For our last night in the water we decided to go to Agistri island. There is a very nice wooden bay on the south west of the island where we anchored for the night. Since it’s quite deep there (and a lot deeper than where we would normally anchor), we had to anchor quite close to the rocky shore so we brought a stern line to the shore. The anchorage was really paradise like, crystal clear blue water surrounded by impressive rocks with trees on top of them. We enjoyed the beautiful sunset and went to sleep. At 3 am Sarah woke up and heard there was a lot of wind. The wind really picked up and shifted during the night and kicked up quite some swell. We checked and realized that we were very close to the rocks and the anchor was dragging. We were only 3 meters away from the steep rocks and with this swell the rudder would be smashed to pieces in no time. In these conditions we could easily loose the boat if we would loose the rudder so we really had to come up with a solution. With the waves crashing on the sharp rocks there was no way that we could undo the stern line without getting hurt, it was pitch dark and the bay was too deep to re-anchor and retrieve our stern line later. So at 4 am we cut the stern line and sailed to Aeginitissa, we had anchored there before which was practical as we could anchor in the dark if needed. There was quite some swell on top of the wind and at around 6:30 am we arrived at the beach. It was not sheltered at all from the swell but at least we knew the spot, and we knew it has good holding. We hoped we could catch a bit of sleep (despite the boat rocking us a bit too enthusiastically to sleep) before going to the boat yard where Halcyon Days would spend the winter. Exhausted but happy that Halcyon Days didn’t get damaged the night before, we motored against the wind for the most part until we reached the boat yard on the north side of the island. There was still too much swell to immediately lift Halcyon Days out of the water so we first had lunch and a beer with the guys from the boat yard while waiting for the swell to drop. Takis the owner was super friendly and really helpful. The boat yard looked a lot like the one in Margarona so we felt almost at home. The downside was that it was really hot during the day and hard to work inside the boat. We could only do some work in the morning or late in the afternoon. So we spent some time at the beach in-between the winter preparations. The day of our flight back to Amsterdam was quite hectic. First we left in a hurry and didn’t have time to tie in the cover to the boat properly. Thijs left the keys of our house in Delft on the chart table in the boat. We took first a taxi to Aegina harbor. From there we took the ferry to Piraeus. We walked from the ferry harbor to the train station. Then we took the train to Athens airport. After some more waiting we could board the plane. And finally the train to Delft. It took in total 11h to get back home where we had to break into our own house. Needless to say we were exhausted, and sad that the trip was over already. Till next time, Halcyon Days…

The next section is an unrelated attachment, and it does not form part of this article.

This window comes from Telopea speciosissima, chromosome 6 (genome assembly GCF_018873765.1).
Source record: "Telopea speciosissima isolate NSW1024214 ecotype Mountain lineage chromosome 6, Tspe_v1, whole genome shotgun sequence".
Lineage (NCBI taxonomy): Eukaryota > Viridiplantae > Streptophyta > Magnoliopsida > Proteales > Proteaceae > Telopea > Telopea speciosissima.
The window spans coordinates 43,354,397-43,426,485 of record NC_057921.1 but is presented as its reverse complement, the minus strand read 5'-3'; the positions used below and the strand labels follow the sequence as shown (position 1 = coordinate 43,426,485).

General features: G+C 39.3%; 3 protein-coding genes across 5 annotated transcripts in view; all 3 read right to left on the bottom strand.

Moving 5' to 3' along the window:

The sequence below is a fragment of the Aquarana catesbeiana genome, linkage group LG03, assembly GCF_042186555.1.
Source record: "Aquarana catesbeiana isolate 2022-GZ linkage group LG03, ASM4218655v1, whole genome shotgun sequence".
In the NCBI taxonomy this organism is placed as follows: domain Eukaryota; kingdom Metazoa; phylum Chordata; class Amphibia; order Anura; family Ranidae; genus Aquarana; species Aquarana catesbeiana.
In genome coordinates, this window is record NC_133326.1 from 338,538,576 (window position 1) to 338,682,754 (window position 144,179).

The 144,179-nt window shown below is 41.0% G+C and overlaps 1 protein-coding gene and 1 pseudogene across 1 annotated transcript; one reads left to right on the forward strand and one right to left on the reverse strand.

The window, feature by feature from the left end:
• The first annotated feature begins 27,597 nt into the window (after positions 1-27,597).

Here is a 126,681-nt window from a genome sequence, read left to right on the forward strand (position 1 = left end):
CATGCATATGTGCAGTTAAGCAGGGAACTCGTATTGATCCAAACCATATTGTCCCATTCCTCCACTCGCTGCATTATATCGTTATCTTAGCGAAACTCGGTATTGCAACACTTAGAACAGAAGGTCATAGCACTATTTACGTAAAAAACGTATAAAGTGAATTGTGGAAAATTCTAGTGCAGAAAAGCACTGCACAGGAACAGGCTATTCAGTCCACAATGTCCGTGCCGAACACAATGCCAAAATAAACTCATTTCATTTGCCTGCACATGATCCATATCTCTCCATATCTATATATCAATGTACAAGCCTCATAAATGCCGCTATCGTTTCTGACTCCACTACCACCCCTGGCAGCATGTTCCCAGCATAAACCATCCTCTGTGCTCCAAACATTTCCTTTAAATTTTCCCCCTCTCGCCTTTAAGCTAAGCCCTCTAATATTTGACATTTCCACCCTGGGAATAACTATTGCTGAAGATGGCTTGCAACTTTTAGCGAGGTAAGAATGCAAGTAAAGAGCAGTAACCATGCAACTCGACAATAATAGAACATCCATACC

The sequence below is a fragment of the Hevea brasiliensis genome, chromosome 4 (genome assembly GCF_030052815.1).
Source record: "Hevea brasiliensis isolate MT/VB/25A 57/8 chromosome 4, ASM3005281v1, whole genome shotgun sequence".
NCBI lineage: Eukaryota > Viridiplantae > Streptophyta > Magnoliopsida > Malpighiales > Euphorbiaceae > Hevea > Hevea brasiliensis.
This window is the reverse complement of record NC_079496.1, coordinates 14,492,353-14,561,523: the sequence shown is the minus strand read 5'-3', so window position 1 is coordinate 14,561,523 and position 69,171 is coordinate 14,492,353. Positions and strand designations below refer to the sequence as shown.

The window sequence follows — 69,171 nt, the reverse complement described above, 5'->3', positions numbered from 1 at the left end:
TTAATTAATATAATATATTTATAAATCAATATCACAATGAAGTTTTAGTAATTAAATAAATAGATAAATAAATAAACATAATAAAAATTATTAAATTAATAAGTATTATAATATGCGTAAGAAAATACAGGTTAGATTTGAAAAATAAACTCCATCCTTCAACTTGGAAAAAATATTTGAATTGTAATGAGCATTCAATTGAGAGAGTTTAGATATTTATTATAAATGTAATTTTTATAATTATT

5 Replies to “Greece – Saronic Gulf”
A great read! I’m guessing next time you’ll run a trip line on that stern line Thijs!
nice vacation story telling to read. Sarah, Enjoy your stay in delft and new job
I tried to sent you some photos of Halcyo Days on the tractor, ready to depart from Aegina, but I received the following answer :
“This message was created automatically by mail delivery software.
A message that you sent could not be delivered to one or more of its
recipients. This is a permanent error. The following address(es) failed:
LMTP error after RCPT TO::”
I’m rather excited by the news you’ve acquired the legendary Imperial Grand Yacht Merv. Can it be true or a cruel hoax?
A cruel truth maybe?